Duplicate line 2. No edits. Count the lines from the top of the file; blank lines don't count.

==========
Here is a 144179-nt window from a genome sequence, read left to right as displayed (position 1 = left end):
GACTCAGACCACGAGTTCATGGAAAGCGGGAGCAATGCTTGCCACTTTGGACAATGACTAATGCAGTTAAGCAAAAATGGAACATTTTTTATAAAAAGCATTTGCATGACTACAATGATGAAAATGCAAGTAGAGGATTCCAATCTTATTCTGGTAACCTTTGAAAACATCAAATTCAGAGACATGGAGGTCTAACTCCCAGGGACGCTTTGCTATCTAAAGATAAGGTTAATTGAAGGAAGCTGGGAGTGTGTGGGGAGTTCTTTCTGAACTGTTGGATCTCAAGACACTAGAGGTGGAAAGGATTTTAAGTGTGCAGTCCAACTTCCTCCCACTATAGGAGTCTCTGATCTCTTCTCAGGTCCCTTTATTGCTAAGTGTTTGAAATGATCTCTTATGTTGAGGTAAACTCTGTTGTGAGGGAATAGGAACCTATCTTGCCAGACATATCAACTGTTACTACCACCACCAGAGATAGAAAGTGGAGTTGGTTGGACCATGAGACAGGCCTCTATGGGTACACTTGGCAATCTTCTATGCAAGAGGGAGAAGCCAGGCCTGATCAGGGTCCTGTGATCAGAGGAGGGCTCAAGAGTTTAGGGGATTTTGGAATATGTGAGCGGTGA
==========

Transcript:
GACTCAGACCACGAGTTCATGGAAAGCGGGAGCAATGCTTGCCACTTTGGACAATGACTAATGCAGTTAAGCAAAAATGGAACATTTTTTATAAAAAGCATTTGCATGACTACAATGATGAAAATGCAAGTAGAGGATTCCAATCTTATTCTGGTAACCTTTGAAAACATCAAATTCAGAGACATGGAGGTCTAACTCCCAGGGACGCTTTGCTATCTAAAGATAAGGTTAATTGAAGGAAGCTGGGAGTGTGTGGGGAGTTCTTTCTGAACTGTTGGATCTCAAGACACTAGAGGTGGAAAGGATTTTAAGTGTGCAGTCCAACTTCCTCCCACTATAGGAGTCTCTGATCTCTTCTCAGGTCCCTTTATTGCTAAGTGTTTGAAATGATCTCTTATGTTGAGGTAAACTCTGTTGTGAGGGAATAGGAACCTATCTTGCCAGACATATCAACTGTTACTACCACCACCAGAGATAGAAAGTGGAGTTGGTTGGACCATGAGACAGGCCTCTATGGGTACACTTGGCAATCTTCTATGCAAGAGGGAGAAGCCAGGCCTGATCAGGGTCCTGTGATCAGAGGAGGGCTCAAGAGTTTAGGGGATTTTGGAATATGTGAGCGGTGA